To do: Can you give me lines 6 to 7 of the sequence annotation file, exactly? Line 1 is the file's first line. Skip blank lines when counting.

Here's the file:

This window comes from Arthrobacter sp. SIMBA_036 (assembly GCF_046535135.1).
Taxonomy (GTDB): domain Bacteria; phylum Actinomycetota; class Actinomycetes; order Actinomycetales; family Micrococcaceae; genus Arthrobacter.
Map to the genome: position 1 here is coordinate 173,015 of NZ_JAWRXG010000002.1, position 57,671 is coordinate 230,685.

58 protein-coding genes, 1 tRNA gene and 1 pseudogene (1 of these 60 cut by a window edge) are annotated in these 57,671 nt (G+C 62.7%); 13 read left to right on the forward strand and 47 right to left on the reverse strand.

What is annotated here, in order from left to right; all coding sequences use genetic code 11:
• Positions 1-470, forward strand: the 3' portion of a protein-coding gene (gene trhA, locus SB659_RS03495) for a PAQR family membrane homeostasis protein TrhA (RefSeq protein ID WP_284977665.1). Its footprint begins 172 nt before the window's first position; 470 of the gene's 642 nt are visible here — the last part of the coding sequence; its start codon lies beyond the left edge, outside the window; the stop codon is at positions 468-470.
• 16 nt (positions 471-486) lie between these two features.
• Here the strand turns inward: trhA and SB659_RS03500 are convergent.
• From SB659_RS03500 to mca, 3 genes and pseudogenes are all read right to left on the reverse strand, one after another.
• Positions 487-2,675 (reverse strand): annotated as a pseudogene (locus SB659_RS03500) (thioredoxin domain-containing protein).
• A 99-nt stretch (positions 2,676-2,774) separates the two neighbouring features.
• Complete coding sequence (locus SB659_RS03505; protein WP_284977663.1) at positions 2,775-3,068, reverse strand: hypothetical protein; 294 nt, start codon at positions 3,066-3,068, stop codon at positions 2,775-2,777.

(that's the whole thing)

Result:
• Positions 1-470, forward strand: the 3' portion of a protein-coding gene (gene trhA, locus SB659_RS03495) for a PAQR family membrane homeostasis protein TrhA (RefSeq protein ID WP_284977665.1). Its footprint begins 172 nt before the window's first position; 470 of the gene's 642 nt are visible here — the last part of the coding sequence; its start codon lies beyond the left edge, outside the window; the stop codon is at positions 468-470.
• 16 nt (positions 471-486) lie between these two features.